Thomas A. Kdlson, Is to become the bride
of John Byre Sloane, son of a neighbor
ing fam(l In South Orange, X. J., a
pupil of Papa Edison, and an Inventor ot
After repeated efforts to, get a body
hold; Old Father Time at last succeeded
In gathering In Justine Maa'son. the fa
mous glontesa of Montreal. Aa Justlno
weighed 780 pounds It Is easy to under
stand why tho man with the scythe had
something of a Job to gat away with It.
,J6hri Campbell, a locomotive engine
man of the Pennsylvania lines west of
f Pittsburgh ami whn fni u nnmk.. t
years pat has run a yard engine at
Pittsburgh, retired frcm his poaltlon on
September 6. after being In the service
f the company continuously for forty
tight years, and he retires with a clear
The sate of the famous Hoe Library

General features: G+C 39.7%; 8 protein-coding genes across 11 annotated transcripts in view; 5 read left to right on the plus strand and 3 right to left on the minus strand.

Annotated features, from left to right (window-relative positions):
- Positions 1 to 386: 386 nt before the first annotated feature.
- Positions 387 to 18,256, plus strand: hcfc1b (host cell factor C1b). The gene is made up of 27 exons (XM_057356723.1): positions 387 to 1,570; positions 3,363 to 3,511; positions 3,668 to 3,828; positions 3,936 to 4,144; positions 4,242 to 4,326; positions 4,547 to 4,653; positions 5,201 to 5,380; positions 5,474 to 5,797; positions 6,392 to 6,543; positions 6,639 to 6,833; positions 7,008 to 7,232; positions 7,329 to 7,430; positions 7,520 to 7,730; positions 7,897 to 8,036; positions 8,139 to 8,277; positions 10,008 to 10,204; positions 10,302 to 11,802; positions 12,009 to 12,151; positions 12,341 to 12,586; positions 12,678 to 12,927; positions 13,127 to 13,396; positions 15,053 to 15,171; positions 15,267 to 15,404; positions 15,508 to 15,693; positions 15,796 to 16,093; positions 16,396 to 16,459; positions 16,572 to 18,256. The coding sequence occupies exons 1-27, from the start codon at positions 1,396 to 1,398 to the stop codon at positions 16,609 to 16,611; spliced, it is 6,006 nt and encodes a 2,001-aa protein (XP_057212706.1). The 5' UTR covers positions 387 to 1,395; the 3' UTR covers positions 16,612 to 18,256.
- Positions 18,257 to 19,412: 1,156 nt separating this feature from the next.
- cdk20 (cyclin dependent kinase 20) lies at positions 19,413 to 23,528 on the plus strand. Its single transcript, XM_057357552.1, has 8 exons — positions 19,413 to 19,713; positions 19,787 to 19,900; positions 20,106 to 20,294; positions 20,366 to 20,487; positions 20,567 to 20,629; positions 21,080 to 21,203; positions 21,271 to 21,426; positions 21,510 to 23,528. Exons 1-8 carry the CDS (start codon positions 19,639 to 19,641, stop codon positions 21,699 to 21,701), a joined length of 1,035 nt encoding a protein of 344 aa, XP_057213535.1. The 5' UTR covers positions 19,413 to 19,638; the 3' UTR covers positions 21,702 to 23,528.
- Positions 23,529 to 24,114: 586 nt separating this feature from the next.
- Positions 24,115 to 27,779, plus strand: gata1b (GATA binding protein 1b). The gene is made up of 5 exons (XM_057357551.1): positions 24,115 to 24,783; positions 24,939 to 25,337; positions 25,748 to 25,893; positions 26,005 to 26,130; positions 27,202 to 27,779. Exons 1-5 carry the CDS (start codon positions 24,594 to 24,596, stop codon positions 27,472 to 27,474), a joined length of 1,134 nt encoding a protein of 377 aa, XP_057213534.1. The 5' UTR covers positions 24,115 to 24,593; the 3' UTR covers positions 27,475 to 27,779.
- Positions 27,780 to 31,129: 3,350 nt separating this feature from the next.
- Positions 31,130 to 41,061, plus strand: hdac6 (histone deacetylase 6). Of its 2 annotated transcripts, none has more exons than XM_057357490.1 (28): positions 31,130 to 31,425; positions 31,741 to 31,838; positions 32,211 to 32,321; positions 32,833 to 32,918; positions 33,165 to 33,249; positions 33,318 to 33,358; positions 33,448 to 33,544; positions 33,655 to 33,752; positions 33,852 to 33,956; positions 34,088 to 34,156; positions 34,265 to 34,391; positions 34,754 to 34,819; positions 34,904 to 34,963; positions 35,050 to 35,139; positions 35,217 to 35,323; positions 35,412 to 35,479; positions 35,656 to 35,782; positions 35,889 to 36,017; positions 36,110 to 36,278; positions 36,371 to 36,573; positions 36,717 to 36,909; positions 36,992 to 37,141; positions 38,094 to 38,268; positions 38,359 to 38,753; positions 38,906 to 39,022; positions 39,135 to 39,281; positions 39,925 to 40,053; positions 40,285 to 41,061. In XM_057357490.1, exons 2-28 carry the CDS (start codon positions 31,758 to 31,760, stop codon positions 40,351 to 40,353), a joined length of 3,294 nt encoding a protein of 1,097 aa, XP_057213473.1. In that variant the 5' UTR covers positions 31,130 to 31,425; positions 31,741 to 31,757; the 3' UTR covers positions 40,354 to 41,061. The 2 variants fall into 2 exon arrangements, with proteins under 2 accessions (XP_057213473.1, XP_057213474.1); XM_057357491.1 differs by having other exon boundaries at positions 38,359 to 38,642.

Jut completed In New York netted II,
Sfct.nOOO. Much regret la felt over the dls
perston of a collection ot books of ur.
passing value and quality, representing
tfio labor of a lifetime, Matty rare vol.
units wera purchased by foreign collect
or, but the bulk of th collection went
tp American libraries.
William Caatlobury. W year old, of
Uaitlesvllle. Ok)., and almost blind, will
1 spend hU declining years rocking a biby
to sleep, a daughter having been born to
his wife. Mr. Castlebury, who Is Just
, People Talked About
WHERE THE LOST VOTES ARE
Moit of the Stay-at-Homes in Southern States.
Phl.adeiphla Record (dem ).
Much of the apparent mystery In the
.. . .i .. .
"iminunor in me reei nt presidential
vote, which shows practically no gain , ,
oer the figures of 1W6. though In the 1
voter. of thri? nen
eara the main '
state and several !
I hundred thousand women have been
auuen to me electorate, a sanoears wnen '
IJ-; n inv lUJfl III HUI IIIC1 II niH IW, liUIl li Wit' (ICftjlV ,u,r' iisin "u
compared with 1S. It Is below Mason solidly republican, and Its disappearance